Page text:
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Charitable Giving When Altruism and Similarity are Linked

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  • Julio J. Rotemberg

Abstract

This paper presents a model in which anonymous charitable donations are rationalized by two human tendencies drawn from the psychology literature. The first is people's disproportionate disposition to help those they agree with while the second is the dependence of peoples' self-esteem on the extent to which they perceive that others agree with them. Government spending crowds out the charity that ensues from these forces only modestly. Moreover, people's donations tend to rise when others donate. In some equilibria of the model, poor people give little because they expect donations to come mainly from richer individuals. In others, donations by poor individuals constitute a large fraction of donations and this raises the incentive for poor people to donate. The model predicts that, under some circumstances, charities with identical objectives can differ by obtaining funds from distinct donor groups. The model then provides an interpretation for situations in which the number of charities rises while total donations are stagnant.

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Paper provided by National Bureau of Economic Research, Inc in its series NBER Working Papers with number 17585.

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Date of creation: Nov 2011
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Handle: RePEc:nbr:nberwo:17585

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  1. John List & David Lucking-Reiley, 2002. "The effects of seed money and refunds on charitable giving: Experimental evidence from a university capital campaign," Natural Field Experiments 00301, The Field Experiments Website.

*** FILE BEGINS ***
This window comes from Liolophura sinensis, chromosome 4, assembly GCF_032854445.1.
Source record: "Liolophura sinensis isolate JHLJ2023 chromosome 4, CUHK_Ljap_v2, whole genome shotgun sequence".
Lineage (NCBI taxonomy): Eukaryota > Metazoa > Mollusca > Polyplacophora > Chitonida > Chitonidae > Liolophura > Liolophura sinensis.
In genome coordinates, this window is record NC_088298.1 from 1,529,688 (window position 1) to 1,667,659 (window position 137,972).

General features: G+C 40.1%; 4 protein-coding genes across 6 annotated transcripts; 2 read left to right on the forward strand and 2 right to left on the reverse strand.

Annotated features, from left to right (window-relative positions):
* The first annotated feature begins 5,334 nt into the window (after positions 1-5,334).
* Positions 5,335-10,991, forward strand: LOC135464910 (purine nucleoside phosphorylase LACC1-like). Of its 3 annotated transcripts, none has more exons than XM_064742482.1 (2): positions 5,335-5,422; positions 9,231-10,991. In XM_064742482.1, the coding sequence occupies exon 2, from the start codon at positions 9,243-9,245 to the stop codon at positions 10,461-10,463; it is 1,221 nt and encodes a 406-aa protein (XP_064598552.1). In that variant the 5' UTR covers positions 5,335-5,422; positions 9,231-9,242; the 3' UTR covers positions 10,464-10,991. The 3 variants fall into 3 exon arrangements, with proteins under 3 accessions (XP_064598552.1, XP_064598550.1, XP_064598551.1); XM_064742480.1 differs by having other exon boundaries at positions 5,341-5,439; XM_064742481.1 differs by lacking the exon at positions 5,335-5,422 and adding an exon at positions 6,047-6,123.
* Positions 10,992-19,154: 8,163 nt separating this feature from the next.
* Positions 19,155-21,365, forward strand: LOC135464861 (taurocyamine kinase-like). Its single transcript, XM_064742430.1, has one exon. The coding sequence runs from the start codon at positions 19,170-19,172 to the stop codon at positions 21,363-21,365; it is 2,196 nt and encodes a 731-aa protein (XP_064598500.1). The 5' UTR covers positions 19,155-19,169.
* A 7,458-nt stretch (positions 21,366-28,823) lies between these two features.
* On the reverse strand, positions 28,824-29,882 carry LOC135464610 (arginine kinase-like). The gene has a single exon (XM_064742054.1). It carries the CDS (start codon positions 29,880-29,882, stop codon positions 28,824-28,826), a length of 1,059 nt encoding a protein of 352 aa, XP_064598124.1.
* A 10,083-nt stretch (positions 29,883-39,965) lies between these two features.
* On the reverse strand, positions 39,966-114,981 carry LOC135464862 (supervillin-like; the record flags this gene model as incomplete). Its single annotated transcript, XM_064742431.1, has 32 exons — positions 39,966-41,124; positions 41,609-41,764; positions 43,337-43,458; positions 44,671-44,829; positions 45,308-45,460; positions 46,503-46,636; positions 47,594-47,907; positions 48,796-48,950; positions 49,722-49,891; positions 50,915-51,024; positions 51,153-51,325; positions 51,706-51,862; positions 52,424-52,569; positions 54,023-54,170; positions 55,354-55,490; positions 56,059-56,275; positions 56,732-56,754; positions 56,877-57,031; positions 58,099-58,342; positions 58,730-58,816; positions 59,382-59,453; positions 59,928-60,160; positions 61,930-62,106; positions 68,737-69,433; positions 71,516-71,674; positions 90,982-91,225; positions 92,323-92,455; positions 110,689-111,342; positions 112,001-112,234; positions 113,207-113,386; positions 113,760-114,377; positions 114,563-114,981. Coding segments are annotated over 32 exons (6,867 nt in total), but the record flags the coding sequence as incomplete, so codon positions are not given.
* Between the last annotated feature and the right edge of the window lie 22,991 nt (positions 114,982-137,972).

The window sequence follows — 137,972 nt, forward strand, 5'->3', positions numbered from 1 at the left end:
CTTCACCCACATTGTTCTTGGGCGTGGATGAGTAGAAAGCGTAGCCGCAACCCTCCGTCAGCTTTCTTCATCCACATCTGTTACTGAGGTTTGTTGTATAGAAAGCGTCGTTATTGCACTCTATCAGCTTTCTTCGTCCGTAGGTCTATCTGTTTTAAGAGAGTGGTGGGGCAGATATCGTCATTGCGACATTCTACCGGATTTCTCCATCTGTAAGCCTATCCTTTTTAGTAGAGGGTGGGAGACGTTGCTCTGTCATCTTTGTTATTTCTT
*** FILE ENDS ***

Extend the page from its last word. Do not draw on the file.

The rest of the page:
2. Ellingsen, Tore & Johannesson, Magnus, 2011. "Conspicuous generosity," Journal of Public Economics, Elsevier, vol. 95(9), pages 1131-1143.
  3. Aldashev, Gani & Verdier, Thierry, 2010. "Goodwill bazaar: NGO competition and giving to development," Journal of Development Economics, Elsevier, vol. 91(1), pages 48-63, January.
  4. David C. Ribar & Mark O. Wilhelm, 2002. "Altruistic and Joy-of-Giving Motivations in Charitable Behavior," Journal of Political Economy, University of Chicago Press, vol. 110(2), pages 425-457, April.
  5. Romano, Richard & Yildirim, Huseyin, 2001. "Why charities announce donations: a positive perspective," Journal of Public Economics, Elsevier, vol. 81(3), pages 423-447, September.
  6. John A. List, 2011. "The Market for Charitable Giving," Journal of Economic Perspectives, American Economic Association, vol. 25(2), pages 157-80, Spring.
  7. Bilodeau, Marc & Slivinski, Al, 1997. "Rival charities," Journal of Public Economics, Elsevier, vol. 66(3), pages 449-467, December.
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  1. Why are the poor more generous?
    by Economic Logician in Economic Logic on 2012-02-20 15:22:00

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